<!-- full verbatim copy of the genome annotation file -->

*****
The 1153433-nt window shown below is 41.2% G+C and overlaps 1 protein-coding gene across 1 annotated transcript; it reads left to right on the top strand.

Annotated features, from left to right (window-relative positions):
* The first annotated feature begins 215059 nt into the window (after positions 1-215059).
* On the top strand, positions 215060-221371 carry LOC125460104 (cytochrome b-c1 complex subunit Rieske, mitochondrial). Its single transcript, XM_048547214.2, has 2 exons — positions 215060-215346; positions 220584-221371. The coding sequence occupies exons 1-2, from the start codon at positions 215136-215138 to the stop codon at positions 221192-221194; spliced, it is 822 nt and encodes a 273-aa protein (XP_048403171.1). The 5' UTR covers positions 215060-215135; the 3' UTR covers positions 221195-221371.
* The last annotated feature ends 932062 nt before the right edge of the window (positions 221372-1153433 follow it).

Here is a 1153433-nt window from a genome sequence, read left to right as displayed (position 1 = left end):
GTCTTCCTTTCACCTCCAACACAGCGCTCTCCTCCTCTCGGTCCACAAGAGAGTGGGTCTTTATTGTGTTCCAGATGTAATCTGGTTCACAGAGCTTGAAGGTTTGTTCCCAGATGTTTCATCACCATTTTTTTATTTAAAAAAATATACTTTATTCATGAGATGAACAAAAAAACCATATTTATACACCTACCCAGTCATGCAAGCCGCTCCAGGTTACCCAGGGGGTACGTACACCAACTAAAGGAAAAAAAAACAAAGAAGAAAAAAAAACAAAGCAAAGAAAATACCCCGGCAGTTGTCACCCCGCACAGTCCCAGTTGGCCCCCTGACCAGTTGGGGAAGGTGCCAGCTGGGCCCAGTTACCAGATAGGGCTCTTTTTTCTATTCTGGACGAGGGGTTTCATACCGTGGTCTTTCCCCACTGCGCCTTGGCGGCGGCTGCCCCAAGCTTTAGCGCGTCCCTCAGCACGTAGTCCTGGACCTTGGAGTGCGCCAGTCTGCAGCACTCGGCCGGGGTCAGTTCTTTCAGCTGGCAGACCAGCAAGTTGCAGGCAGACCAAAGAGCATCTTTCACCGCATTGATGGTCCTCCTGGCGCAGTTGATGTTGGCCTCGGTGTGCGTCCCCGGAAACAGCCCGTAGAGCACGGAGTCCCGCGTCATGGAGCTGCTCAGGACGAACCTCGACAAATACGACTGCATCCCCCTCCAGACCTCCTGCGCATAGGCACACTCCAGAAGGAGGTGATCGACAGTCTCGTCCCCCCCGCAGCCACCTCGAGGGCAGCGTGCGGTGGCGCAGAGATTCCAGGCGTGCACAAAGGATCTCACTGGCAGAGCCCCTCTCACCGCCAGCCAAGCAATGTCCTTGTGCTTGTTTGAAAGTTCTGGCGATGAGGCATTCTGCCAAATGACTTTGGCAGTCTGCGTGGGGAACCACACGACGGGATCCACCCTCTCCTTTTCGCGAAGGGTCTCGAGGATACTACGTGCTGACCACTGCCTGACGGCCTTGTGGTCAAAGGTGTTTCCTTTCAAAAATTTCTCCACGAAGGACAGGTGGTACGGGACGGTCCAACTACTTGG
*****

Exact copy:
The 1153433-nt window shown below is 41.2% G+C and overlaps 1 protein-coding gene across 1 annotated transcript; it reads left to right on the top strand.

Annotated features, from left to right (window-relative positions):
* The first annotated feature begins 215059 nt into the window (after positions 1-215059).
* On the top strand, positions 215060-221371 carry LOC125460104 (cytochrome b-c1 complex subunit Rieske, mitochondrial). Its single transcript, XM_048547214.2, has 2 exons — positions 215060-215346; positions 220584-221371. The coding sequence occupies exons 1-2, from the start codon at positions 215136-215138 to the stop codon at positions 221192-221194; spliced, it is 822 nt and encodes a 273-aa protein (XP_048403171.1). The 5' UTR covers positions 215060-215135; the 3' UTR covers positions 221195-221371.
* The last annotated feature ends 932062 nt before the right edge of the window (positions 221372-1153433 follow it).

Here is a 1153433-nt window from a genome sequence, read left to right as displayed (position 1 = left end):
GTCTTCCTTTCACCTCCAACACAGCGCTCTCCTCCTCTCGGTCCACAAGAGAGTGGGTCTTTATTGTGTTCCAGATGTAATCTGGTTCACAGAGCTTGAAGGTTTGTTCCCAGATGTTTCATCACCATTTTTTTATTTAAAAAAATATACTTTATTCATGAGATGAACAAAAAAACCATATTTATACACCTACCCAGTCATGCAAGCCGCTCCAGGTTACCCAGGGGGTACGTACACCAACTAAAGGAAAAAAAAACAAAGAAGAAAAAAAAACAAAGCAAAGAAAATACCCCGGCAGTTGTCACCCCGCACAGTCCCAGTTGGCCCCCTGACCAGTTGGGGAAGGTGCCAGCTGGGCCCAGTTACCAGATAGGGCTCTTTTTTCTATTCTGGACGAGGGGTTTCATACCGTGGTCTTTCCCCACTGCGCCTTGGCGGCGGCTGCCCCAAGCTTTAGCGCGTCCCTCAGCACGTAGTCCTGGACCTTGGAGTGCGCCAGTCTGCAGCACTCGGCCGGGGTCAGTTCTTTCAGCTGGCAGACCAGCAAGTTGCAGGCAGACCAAAGAGCATCTTTCACCGCATTGATGGTCCTCCTGGCGCAGTTGATGTTGGCCTCGGTGTGCGTCCCCGGAAACAGCCCGTAGAGCACGGAGTCCCGCGTCATGGAGCTGCTCAGGACGAACCTCGACAAATACGACTGCATCCCCCTCCAGACCTCCTGCGCATAGGCACACTCCAGAAGGAGGTGATCGACAGTCTCGTCCCCCCCGCAGCCACCTCGAGGGCAGCGTGCGGTGGCGCAGAGATTCCAGGCGTGCACAAAGGATCTCACTGGCAGAGCCCCTCTCACCGCCAGCCAAGCAATGTCCTTGTGCTTGTTTGAAAGTTCTGGCGATGAGGCATTCTGCCAAATGACTTTGGCAGTCTGCGTGGGGAACCACACGACGGGATCCACCCTCTCCTTTTCGCGAAGGGTCTCGAGGATACTACGTGCTGACCACTGCCTGACGGCCTTGTGGTCAAAGGTGTTTCCTTTCAAAAATTTCTCCACGAAGGACAGGTGGTACGGGACGGTCCAACTACTTGG